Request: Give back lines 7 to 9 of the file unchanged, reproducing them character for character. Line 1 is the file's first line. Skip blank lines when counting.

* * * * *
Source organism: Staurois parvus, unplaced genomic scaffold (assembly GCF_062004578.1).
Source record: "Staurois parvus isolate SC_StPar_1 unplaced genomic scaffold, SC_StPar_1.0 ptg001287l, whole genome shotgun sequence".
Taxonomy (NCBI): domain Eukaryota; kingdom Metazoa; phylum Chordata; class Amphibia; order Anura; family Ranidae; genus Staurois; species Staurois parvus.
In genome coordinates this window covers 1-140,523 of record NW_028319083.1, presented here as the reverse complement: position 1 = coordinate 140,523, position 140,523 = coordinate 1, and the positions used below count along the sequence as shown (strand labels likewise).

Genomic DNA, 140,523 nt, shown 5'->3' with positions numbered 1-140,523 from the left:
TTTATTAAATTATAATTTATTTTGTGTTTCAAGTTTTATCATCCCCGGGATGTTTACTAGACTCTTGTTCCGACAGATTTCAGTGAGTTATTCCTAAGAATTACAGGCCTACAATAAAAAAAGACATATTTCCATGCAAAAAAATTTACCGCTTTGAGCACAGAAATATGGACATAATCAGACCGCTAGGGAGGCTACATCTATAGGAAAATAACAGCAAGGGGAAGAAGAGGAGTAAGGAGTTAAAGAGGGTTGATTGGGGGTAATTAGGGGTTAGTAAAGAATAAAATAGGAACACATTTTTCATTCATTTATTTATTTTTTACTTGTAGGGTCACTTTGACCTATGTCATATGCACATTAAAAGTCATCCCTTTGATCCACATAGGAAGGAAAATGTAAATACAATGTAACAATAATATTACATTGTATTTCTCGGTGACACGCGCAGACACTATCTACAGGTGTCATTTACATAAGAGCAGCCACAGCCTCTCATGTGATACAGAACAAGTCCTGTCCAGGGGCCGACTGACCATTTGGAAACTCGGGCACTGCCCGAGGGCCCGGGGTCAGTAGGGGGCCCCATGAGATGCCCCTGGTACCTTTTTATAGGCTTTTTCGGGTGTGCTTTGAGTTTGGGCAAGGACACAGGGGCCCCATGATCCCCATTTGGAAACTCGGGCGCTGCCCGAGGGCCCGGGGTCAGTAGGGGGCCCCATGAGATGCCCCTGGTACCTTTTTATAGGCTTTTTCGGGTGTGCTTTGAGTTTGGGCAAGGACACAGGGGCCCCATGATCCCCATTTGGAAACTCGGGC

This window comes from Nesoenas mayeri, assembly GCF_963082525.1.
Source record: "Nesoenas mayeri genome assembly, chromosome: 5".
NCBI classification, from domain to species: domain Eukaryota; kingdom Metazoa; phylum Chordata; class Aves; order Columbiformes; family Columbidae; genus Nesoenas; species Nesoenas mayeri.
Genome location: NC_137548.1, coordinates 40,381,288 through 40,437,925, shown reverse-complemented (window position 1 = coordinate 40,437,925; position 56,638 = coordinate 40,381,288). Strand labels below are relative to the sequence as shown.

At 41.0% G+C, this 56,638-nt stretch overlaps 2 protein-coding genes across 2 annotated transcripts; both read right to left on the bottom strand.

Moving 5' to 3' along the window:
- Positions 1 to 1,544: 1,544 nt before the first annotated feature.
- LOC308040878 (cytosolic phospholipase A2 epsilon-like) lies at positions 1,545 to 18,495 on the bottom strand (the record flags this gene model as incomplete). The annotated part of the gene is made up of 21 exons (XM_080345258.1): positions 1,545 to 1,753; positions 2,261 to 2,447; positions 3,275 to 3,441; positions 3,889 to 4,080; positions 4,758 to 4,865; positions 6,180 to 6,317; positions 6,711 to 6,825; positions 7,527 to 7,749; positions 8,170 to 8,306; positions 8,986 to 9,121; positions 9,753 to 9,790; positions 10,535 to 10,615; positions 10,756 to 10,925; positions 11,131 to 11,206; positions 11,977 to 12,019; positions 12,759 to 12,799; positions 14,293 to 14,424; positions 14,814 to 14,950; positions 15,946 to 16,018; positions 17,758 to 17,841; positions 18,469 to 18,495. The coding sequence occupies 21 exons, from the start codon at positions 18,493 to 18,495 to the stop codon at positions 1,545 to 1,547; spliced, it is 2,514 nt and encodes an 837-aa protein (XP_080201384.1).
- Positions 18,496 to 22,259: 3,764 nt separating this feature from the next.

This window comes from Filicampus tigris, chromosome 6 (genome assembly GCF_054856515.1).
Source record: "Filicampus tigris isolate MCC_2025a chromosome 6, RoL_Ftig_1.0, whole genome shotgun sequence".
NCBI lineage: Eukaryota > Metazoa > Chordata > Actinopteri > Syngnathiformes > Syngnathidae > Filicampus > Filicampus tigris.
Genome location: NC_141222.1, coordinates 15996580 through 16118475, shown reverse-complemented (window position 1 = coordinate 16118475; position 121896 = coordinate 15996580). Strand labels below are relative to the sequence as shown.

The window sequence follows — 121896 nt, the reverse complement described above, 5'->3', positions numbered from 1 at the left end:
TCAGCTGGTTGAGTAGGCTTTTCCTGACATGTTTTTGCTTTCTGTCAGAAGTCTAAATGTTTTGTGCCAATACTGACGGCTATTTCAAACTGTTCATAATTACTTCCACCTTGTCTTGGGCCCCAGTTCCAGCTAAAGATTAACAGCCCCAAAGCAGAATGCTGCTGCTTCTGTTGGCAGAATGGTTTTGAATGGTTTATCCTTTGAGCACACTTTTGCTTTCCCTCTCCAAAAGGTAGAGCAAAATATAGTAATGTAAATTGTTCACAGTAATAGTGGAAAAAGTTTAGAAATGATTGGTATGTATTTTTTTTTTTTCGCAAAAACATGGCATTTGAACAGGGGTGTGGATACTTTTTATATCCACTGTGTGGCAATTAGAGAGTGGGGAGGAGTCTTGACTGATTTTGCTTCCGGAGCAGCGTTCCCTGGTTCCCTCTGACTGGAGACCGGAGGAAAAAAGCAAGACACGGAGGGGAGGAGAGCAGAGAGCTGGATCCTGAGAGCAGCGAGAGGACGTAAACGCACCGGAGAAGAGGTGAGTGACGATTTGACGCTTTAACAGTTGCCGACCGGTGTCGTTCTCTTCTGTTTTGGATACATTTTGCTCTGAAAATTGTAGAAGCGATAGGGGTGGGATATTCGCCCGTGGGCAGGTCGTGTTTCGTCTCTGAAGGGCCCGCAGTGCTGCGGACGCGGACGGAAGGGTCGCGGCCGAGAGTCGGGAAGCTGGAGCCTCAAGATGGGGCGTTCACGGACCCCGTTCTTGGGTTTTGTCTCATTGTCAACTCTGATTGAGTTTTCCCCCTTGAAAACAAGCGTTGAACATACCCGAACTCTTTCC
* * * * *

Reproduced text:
This window comes from Nesoenas mayeri, assembly GCF_963082525.1.
Source record: "Nesoenas mayeri genome assembly, chromosome: 5".
NCBI classification, from domain to species: domain Eukaryota; kingdom Metazoa; phylum Chordata; class Aves; order Columbiformes; family Columbidae; genus Nesoenas; species Nesoenas mayeri.